My Week Without Any Social Media – Except for Google+

Last week, my husband and I were talking about Google+ – mainly the multiple statements made by Google about where they hope to take Google+ as far as how they’d ideally (and eventually) like to roll it into being an algo factor.

I’m a HEAVY user of social media – both personally and professionally – especially Twitter and Facebook. Spending an hour or two pinning things is my weekend morning ritual as I have my coffee on the back porch. I’m even on Instagram to monitor my tween.

He asked why I’d never taken to using it and I realized the answer was that I simply never had attempted to truly use it. It seemed awkward, no one I knew personally was super active on there and learning a new platform was the last thing I wanted to do with my time.

“Ok, then I’m challenging you to swear off all social media for a week, except Google+. I don’t think you can do it.”

My husband – the successful manipulator of MY algorithm. Step 1, tell me what you want me to do. Step 2, tell me you don’t think I can do it. Step 3, I’ll do it – even if I don’t want to – merely to prove you wrong. ;-)

Starting the One Week Challenge


  • No logging into Facebook, Twitter, Pinterest, Instagram or any other social network that was not G+
  • Not reading what was publicly available without being signed in on any of those sites
  • AKA, no social media, for any reason, period – except for Google+
  • My iPhone apps for all these sites had to be deleted from my phone
  • I could return to my normal social media routines and addictions on May 30th

I posted a message on my Twitter and Facebook letting folks know I’d accepted his one week challenge. It was late at night and the challenge was going to begin the next morning. A few folks I know online saw my message and offered to come along for the ride.

It’s only a week right? Shiiiiiit… I got this.



But I’d already publicly accepted. It was done.

The next morning I sat on the back porch, coffee in hand – checking out Google+. It seemed so empty compared to the “hustle and bustle” of Facebook and Twitter. I felt lonely.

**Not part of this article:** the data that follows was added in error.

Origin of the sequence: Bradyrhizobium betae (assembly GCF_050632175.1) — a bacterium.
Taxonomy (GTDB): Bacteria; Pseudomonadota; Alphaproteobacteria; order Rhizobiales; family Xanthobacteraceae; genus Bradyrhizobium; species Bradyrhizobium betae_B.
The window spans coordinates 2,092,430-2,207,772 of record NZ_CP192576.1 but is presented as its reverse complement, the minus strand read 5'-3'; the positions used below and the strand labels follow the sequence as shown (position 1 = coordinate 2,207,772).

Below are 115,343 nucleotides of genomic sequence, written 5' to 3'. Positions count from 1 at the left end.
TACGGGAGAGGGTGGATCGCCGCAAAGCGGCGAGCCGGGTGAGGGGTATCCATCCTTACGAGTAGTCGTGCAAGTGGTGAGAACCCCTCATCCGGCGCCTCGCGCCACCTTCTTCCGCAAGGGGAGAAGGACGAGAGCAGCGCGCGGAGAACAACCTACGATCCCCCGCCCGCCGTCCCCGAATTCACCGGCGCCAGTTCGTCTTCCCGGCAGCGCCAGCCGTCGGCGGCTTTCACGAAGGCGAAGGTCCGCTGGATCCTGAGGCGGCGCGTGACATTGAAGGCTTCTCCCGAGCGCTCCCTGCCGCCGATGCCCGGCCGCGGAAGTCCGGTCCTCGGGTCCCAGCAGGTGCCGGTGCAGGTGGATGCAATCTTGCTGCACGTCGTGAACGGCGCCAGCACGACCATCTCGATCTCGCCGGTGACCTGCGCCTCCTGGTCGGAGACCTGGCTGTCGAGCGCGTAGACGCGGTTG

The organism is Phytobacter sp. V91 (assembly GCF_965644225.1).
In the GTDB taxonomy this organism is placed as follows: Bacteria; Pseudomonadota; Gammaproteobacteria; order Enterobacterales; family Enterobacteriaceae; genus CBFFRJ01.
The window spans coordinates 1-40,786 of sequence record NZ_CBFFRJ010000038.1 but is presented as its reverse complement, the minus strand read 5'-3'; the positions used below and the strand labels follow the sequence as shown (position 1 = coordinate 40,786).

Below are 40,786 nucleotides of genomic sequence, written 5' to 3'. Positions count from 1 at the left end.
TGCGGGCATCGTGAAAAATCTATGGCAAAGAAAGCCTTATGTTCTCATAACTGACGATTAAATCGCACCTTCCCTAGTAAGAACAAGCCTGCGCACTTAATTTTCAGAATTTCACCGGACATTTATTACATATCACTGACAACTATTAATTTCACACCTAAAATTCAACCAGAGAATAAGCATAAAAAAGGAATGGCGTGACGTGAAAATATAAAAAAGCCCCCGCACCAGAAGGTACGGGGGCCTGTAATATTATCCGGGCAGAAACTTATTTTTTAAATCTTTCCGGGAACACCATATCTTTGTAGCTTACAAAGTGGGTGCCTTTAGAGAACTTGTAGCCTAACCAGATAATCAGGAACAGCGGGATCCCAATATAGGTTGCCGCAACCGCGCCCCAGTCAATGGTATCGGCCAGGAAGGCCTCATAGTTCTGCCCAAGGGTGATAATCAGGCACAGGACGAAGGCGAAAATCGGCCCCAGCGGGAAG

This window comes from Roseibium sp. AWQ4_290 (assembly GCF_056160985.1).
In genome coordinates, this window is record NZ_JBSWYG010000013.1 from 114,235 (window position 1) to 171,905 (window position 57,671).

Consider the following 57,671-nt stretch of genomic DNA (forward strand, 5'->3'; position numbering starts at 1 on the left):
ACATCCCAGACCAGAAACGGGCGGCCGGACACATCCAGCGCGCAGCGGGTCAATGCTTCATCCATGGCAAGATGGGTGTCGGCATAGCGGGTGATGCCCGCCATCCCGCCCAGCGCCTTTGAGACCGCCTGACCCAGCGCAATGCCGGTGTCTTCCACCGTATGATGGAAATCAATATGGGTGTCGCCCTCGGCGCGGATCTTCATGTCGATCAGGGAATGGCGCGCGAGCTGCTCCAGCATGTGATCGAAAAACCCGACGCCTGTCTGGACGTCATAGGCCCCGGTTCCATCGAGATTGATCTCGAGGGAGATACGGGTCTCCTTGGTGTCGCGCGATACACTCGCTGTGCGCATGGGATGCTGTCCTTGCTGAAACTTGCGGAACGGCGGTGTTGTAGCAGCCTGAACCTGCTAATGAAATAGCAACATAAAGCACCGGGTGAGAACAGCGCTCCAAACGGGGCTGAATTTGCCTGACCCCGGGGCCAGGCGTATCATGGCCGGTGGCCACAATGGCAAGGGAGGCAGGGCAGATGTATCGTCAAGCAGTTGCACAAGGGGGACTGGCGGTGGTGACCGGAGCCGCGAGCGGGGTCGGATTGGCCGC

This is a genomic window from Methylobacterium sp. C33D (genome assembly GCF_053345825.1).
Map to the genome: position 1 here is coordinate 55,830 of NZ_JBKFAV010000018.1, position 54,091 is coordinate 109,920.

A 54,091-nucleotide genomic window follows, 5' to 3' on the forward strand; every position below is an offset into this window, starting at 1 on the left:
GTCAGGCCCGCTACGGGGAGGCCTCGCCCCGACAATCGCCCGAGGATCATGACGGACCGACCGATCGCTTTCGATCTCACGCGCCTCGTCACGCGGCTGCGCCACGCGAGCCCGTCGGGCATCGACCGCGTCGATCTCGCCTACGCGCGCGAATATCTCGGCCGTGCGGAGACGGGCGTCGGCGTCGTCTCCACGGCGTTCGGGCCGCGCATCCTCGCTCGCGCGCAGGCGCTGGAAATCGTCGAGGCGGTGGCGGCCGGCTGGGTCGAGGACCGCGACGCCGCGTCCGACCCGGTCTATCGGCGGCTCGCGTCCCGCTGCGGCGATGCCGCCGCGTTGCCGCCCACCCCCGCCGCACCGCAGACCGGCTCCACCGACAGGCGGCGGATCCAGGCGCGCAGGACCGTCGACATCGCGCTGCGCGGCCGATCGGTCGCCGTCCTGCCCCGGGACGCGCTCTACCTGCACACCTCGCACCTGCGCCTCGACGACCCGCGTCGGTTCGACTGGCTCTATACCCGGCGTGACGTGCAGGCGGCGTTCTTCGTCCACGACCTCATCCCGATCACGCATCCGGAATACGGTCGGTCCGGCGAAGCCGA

Holy. Shit.

This was going to suck.


If Google+ was going to be only lifeline to the Internet world for a week, then I needed to get things in order.

  • I updated everything on my About page. I redid my bio, added in descriptions of my companies, added relevant links to things and added a ginormous cover photo.
  • I dug through all 6400+ people who had circled me to circle some back and organize them into relevant circles.
  • I realized Google+ had put a “verified name” symbol next to my name on my profile. (I still have no idea how or why this occurred LOL)
  • I came across this post through my Google+ feed which showed me Google+ had a lot of intricacies I didn’t know and lot of functionality I was completely unaware of.

The best parts about my week of only Google+


The first thing I realized was that because there was less activity on Google+, I needed to be following more people there if I wanted an update more than once an hour. ;-) My “standard follows” weren’t active there. It was time to “make new friends” within the industry.

I added names I recognized that had circled me and starting adding folks to circles as they engaged with my posts (or that I was engaging with on posts by others). Over the course of the week, I ended up circling a few hundred people I don’t follow via other social channels.


It only took me a day or two to notice a significant difference between Google+ and my normal social channels. The noise to signal ratio heavily leaned towards signal. People didn’t post updates about their lunch or what their plans were for the evening. There weren’t pictures of quotes in every other post in my feed.

The bar for what was worthy of posting an update seemed to be much higher in Google+ land. And that’s likely because of who chooses to use it versus the more popular social media outlets – but the difference was there all the same. Honestly, I saw more valuable industry information shared on Google+ within a few days than I had on all other social media outlets combined in weeks.


I found myself doing more reading over the week in order to “meet the bar” of info others were sharing there. Google+ sort of demanded I find quality information if I wanted to post.

I’m not saying that every post I did was 100% business related. I posted a few pictures over the week… I did a few checkins… I made a few posts that would be classified as “fun” – but all in all, I realized I was scrutinizing almost every update I posted. I didn’t want to be the one mucking up the place with more useless bullshit than signal.


Another noticeable difference was the level of depth in comments on posts – especially the business related ones. I found and participated in some great conversations on Google+ in the comments.


Not having multiple social media networks as a distraction meant I had some time on my hands when I wasn’t working. As an example – my daughter has been bugging me for over a year to get her room decorated. This week, me and a few friends went on a shopping spree for tween accessories, painted her room, decorated it and surprised her with the results.

Every other room I’ve decorated in my house has been done by professional painters because I certainly didn’t have the time to do it – and taken a few weeks to get everything purchased, hang things, etc. I didn’t realize how much of my personal time social media actually swallows up. It was pretty alarming in all honesty and a big reality check.

What hurt the most about my week of only Google+